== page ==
My Grand Tour of Swedish whiskies continues this month, with two interesting Smögen whiskies that were released initially for the Systembolaget, although a few cases made their way to UK shores. I must admit, at first I didn’t know what the Systembolaget was. It read like some foreign police service in a Henning Mankel novel or at least some mysterious multi-layered bureaucratic entity that stops the lead detective from finding the murderer – but it turns out that, in fact, it’s just a retail chain that sells whisky.
Actually, I’m not far from the truth in my assumption, because it’s not just a place that sells whisky – it’s a government-controlled chain of liquor stores in Sweden and the only place you can purchase anything above 3.5% ABV, which, indeed, means all decent things. I’m sure not all government-controlled entities are mysterious or bureaucratic (any employees of the Systembolaget, feel free to correct me), but suffice to say that these Smögen whiskies are limited enough in Sweden, let alone anywhere else right now.
Life is quite tough for those who wish to promote Swedish whisky – in Sweden. Producers are restricted in how they promote or market any product with an alcohol content above 15%. Can you imagine that? So can you then imagine that, if lawyer turned author turned distiller – Pär Caldenby – can’t promote his wares so easily, for them to sell out in a matter of hours in a government-controlled liquor chain, then he must be doing something right. It’s word-of-mouth excitement, the stuff that marketing cannot buy. In fact, he’s building a bit of a cult around Smögen Distillery, the small craft operation located on a west-coast farm.
I’m hoping to get to talk more about Smögen in the near future. I’ve reviewed the distillery’s whiskies before – almost four years ago, and three years ago respectively. I’ve very much appreciated what Pär is up to. But today I have two more interesting releases.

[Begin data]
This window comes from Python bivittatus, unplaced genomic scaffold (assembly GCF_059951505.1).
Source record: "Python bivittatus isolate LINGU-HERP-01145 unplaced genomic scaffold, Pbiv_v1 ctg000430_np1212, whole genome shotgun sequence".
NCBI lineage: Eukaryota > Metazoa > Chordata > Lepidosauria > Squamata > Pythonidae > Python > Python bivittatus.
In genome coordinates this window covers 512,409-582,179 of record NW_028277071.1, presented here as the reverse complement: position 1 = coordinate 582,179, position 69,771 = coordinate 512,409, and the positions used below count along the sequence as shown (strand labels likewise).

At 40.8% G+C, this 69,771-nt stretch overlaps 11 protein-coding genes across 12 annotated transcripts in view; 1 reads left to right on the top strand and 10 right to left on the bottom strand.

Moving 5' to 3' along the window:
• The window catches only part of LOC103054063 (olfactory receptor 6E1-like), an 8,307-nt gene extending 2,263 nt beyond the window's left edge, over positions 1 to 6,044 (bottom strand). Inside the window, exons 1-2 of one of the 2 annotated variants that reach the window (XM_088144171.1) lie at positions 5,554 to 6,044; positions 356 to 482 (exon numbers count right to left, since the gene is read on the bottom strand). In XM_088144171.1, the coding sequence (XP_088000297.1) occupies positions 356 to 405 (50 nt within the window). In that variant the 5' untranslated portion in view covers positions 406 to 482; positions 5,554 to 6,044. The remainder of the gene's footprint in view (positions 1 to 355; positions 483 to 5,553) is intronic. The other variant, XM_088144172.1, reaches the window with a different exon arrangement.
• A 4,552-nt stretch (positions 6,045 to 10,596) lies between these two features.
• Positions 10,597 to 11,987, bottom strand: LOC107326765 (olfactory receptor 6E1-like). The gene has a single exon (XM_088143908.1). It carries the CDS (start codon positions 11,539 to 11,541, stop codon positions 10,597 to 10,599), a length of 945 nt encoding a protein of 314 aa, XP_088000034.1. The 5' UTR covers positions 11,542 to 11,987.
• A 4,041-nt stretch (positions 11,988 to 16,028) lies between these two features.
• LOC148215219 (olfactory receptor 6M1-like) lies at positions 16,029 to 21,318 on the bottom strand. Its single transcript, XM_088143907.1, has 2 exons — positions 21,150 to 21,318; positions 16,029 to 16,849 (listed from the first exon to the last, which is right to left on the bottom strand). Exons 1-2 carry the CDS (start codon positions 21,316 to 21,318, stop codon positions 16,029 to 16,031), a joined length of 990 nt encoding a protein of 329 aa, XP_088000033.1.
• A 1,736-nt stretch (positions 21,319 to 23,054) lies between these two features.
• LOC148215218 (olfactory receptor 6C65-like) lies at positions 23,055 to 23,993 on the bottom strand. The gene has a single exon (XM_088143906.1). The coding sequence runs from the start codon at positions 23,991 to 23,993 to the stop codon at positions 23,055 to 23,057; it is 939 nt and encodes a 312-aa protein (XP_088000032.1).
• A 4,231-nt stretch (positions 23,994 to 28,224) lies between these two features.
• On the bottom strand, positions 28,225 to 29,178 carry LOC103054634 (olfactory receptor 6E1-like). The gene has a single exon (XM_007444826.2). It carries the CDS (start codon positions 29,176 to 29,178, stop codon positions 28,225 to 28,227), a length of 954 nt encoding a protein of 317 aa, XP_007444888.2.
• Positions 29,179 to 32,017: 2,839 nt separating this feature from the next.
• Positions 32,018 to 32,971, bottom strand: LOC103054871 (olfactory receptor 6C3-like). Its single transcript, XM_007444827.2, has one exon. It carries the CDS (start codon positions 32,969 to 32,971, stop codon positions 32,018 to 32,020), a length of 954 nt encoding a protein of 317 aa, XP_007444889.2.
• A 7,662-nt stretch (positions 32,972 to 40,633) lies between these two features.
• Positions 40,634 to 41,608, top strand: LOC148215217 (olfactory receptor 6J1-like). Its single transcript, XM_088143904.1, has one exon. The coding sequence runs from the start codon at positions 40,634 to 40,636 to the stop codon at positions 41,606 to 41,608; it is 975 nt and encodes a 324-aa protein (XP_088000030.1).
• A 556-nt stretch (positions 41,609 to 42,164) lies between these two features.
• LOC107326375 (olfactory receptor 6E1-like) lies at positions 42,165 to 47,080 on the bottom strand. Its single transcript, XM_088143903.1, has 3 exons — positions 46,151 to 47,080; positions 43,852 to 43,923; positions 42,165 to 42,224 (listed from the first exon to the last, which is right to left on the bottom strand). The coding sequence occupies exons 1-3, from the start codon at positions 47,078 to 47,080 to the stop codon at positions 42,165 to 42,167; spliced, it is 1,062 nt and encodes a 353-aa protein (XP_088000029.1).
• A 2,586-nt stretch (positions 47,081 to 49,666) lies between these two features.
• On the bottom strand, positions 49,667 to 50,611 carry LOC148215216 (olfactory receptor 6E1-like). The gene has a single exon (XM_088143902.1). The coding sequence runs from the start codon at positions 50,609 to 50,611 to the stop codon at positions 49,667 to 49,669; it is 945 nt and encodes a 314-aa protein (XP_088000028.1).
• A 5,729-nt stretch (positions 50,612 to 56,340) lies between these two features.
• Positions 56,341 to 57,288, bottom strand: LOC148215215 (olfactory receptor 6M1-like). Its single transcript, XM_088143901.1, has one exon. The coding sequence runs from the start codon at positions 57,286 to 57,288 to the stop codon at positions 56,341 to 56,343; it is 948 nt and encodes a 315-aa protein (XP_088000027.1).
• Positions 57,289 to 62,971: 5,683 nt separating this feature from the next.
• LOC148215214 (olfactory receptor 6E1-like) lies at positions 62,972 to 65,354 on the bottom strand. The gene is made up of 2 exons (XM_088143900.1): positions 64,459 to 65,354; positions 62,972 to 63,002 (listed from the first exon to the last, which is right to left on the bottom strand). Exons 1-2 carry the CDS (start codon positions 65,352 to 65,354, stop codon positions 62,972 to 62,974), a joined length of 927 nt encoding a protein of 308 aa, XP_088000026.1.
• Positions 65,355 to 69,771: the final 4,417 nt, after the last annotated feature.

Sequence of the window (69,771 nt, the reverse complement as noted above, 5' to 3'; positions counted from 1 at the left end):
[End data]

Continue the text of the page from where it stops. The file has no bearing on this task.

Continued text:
Smögen Single Cask 18/2012 – 61.3% ABV
Distilled from heavily peated optic barley, filled in March 2012 and bottled at five years old in May 2017 this Fresh Bourbon Barrel is presented at cask strength of 61.3%. A single cask bottling of 362 bottles of which the Systembolaget release of 276 bottles sold out in seconds.
Colour: pale straw.
On the nose: ah, now a chance to get to know more of the natural Smögen spirit. This is much lighter than anything else, fresher and sweeter, almost reminding me of the Bruichladdich Bere Barley. Floral indeed, with plenty of bourbon-esque vanilla underneath. Pouring honey, geraniums, with a huskiness – Horlicks – underneath. Green apples towards the end.
In the mouth: excellent oily spirit, good viscosity. Huge amounts of soft, fresh fruits here: kiwi, nectarines, pineapple and banana. Not actually at all that peated. Instead we have a fresher, perhaps more vegetative peat. The vanilla sweetness is very clean, with lemon meringue, lime marmalade, hazelnut praline, and then some bright cracked black pepper. A touch of brine, before mellowing with floral honey. Very different for Smögen’s usually very active maturations, but superb stuff.
Smögen Sherry Octaves Sherry Project 2:1
A vatting of 18 Fresh Sherry Octaves filled in April 2013 and bottled in May 2017 at 4 years old at 53.6% ABV, a limited edition of 1382 bottles, of which the Systembolaget release of 1056 bottles sold out in hours.
Colour: russet, tawny. Very active casks.
On the nose: gorgeous. Some nuttiness right off the bat (Oloroso?), followed by huge dark fruit flavours: very much at the raisins, figs end of things, although there’s just a little cranberry tartness for balance. Wholemeal toast and strawberry jam. Pine needles, or perhaps a touch of aniseed. Maple syrup.
In the mouth: a flavour assault from all sides of the tasting wheel. Massive tea-like peat that’s somewhere between Assam and Lapsang Souchong and that balances some wonderfully rich jam tarts, strawberry jam, damson fruits; raisins again, sultanas now. A touch of orange marmalade when it settles. Then underneath that toasted note, like the burnt side buttered (something I like). Charred meats drizzled with a sweet onion sauce. Ginger and cloves on a massive finish.
I cannot state just how nice the Sherry Octaves whisky is. A proper, in-your-face shit-ton of flavours that – somehow – is still well-balanced despite that. Properly active maturation – great casks, and the fabulous spirit that’s gone into them. This is why we drink whisky – the only downside is its relative obscurity, but oh well. It’s also a bit pricey, over £100 easily no matter where you get it from, but guess what? Worth it.
And speaking of obscurity, the single cask is even rarer, but it was excellent to see the raw spirit and see if it’s good (it is). It just didn’t rock my world quite as much.
Note: thanks to Robert Ransom of Highfern Ltd, the UK distributor, for providing samples of these whiskies.